I read a post on BlogHer written by Gianna Rae. In it, Gianna writes about a run-in she had at the grocery store with a cashier who implied that food stamps were wasteful and that she was a beggar for using them.
I am completely sympathetic to Gianna. She should have been made to feel like a lesser person for using a social service that is available to all who qualify. Services like welfare, WIC, and food stamps are part of a social safety net intended to prevent the worst things from happening to individuals and families. I'm in favor of these programs. In fact, we could be doing a lot more and I'm willing to pay higher taxes to have them, even if I never use them. I despise living in a society where it's possible for people to be homeless and where too many children go to bed hungry.
That said, the aspect of the the post that raised my eyebrow were the opening paragraphs where Gianna explained that she was politically conservative.
I believe it's OKAY to make a profit (for some people to be rich and others to be poorer), and I believe the government should NOT say it's okay to kill babies or trivialize people's right to life be it young OR old.
This is my opinion: I've paid my taxes and I AM paying my taxes. If there is a program out there that can help me and I've paid for it already, I am going to use it. Whether I use it or not, the government is going to take my money, and this way at least, for once, I get to reuse the money I've already paid in.
I would be the first to admit that I just don't understand conservatives, or to be correct, Republicans. Individual rights are good, except when it comes to abortion. Deficit spending is bad, except when it comes to the military. Big government is bad, except when it comes to legislating morality. But I digress...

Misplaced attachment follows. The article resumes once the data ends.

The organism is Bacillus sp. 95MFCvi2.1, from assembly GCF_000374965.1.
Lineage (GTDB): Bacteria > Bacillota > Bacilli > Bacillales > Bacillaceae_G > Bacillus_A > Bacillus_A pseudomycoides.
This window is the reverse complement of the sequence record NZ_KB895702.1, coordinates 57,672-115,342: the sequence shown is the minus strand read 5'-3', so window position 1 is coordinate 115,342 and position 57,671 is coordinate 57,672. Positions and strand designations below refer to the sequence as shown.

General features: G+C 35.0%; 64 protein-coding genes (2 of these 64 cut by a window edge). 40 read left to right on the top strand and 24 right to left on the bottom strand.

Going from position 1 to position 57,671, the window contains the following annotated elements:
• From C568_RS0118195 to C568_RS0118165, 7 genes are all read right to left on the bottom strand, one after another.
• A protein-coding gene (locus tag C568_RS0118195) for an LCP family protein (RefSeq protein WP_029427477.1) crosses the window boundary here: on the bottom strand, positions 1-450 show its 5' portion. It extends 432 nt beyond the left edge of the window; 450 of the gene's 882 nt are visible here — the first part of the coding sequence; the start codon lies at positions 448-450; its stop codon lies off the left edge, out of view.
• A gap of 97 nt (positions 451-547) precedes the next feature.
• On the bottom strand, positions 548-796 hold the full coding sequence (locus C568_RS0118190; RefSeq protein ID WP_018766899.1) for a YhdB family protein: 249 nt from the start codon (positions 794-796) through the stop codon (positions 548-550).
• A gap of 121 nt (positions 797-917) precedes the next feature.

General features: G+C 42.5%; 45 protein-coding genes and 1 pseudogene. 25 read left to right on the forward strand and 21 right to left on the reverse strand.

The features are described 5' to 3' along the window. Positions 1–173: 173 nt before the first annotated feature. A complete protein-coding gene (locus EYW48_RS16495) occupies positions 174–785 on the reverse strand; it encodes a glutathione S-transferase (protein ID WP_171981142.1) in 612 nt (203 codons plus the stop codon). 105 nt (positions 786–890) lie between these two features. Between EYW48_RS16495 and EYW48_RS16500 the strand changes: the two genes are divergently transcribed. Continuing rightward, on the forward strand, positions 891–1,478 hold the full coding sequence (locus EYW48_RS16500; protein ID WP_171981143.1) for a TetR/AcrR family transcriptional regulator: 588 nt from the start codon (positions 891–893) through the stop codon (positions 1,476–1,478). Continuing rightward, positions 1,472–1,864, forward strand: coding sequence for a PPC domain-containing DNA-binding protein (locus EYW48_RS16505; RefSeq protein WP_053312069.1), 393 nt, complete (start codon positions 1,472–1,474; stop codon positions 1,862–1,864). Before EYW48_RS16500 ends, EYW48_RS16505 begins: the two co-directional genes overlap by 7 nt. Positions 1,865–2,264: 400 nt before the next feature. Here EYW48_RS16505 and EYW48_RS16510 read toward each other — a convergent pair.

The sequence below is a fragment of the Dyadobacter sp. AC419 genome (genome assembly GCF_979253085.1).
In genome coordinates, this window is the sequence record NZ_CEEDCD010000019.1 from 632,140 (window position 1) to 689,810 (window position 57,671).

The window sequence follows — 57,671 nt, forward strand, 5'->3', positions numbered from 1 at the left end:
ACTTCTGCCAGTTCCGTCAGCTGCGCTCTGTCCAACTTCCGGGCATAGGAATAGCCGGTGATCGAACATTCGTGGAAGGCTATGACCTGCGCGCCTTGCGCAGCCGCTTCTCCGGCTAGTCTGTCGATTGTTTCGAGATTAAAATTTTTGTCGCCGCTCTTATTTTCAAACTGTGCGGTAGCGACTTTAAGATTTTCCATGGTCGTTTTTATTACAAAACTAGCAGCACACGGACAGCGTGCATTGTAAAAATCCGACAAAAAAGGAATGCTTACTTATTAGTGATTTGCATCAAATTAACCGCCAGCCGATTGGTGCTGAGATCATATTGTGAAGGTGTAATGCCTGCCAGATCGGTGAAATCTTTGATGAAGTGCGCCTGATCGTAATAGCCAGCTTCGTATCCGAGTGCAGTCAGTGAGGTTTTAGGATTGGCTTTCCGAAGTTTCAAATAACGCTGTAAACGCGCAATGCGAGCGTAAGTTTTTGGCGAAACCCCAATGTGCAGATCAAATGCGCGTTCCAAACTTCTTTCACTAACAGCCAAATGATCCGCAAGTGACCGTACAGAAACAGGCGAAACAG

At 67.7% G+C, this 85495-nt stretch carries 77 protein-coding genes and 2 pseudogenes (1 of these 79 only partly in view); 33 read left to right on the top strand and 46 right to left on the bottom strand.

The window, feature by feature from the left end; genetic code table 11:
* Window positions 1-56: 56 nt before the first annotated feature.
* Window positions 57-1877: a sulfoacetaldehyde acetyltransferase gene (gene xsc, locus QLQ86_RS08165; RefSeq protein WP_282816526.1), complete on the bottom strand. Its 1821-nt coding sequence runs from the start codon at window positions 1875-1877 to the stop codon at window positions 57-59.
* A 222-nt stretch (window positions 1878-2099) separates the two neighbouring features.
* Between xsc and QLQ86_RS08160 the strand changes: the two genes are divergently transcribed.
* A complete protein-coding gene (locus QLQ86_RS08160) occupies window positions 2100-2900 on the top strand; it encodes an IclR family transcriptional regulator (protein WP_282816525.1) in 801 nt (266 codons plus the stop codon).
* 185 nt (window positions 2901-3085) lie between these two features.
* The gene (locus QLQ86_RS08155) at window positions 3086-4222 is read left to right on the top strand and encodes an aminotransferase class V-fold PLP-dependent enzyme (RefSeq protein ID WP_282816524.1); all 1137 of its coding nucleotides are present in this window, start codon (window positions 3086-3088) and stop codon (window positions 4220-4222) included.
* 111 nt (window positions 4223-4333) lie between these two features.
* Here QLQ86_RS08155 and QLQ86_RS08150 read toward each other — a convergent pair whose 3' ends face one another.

It seems to me that a key difference between conservatives and liberals is how they decide who deserves what. Liberals believe that food, shelter, and health are things that everyone should have. Conservatives believe that only people who have earned them should have food, shelter, and health. The conflict in Gianna's experience occurred because she drew the line on deserving and worthy in one place and the cashier drew the line in another place. My solution is to not draw the line at all and say that we are all equally worthy.
In "The Wealthy Banker's Wife," Linda McQuaig wrote about how every family in the Netherlands received a family allowance. Every family, including the Royal Family. This approach signals that every child, from the poorest to the richest family, is deserving of support from society. Furthermore, it increases commitment to the program from all tax brackets. The wealthy are less likely to suggest cutting a program, because they don't benefit from it or don't know about it.
Family allowance is similar in Canada. There were (are?) no food stamps. They just gave people money and let them spend it on what they needed. When someone uses a family allowance cheque (not check) to pay for groceries, it's just not worthy of comment. In this system, Gianna's run-in would never have occurred.
I'm not saying that 100% of the money in either system goes to where it needs to go. But it is interesting to look at the rhetoric around "waste," because when we demonize, we are really expressing something that we hope never to be. In the Canadian/Dutch system, it is the wealthy banker's wife in the title of McQuaig's book who uses the family allowance to buy a new pair of silk gloves. The demonized figure in the American system are the leeches, as illustrated by one of the comments on the post.
My fiancé's brother and his family were on food stamps for a while, as he was getting paid triple what he used to. They never checked on how much he was making, or if it changed. Not to mention they also lied about how many people were in the house, so they were getting $500 a month in food stamps when they only had two people using them. They were out buying Red Bull's by the case, those big bags of candy, and all sorts of junk.
Not surprisingly, the socialist system demonizes the rich, while capitalist/individualist system demonizes "loafers." Also, not surprisingly, I'm more comfortable demonizing people who can defend themselves.
One final point... Don't you think it's odd that food stamps are organized by the Department of Agriculture and not the Department of Health and Human Services? It makes me wonder who food stamps are supposed to be helping, farmers or low income households.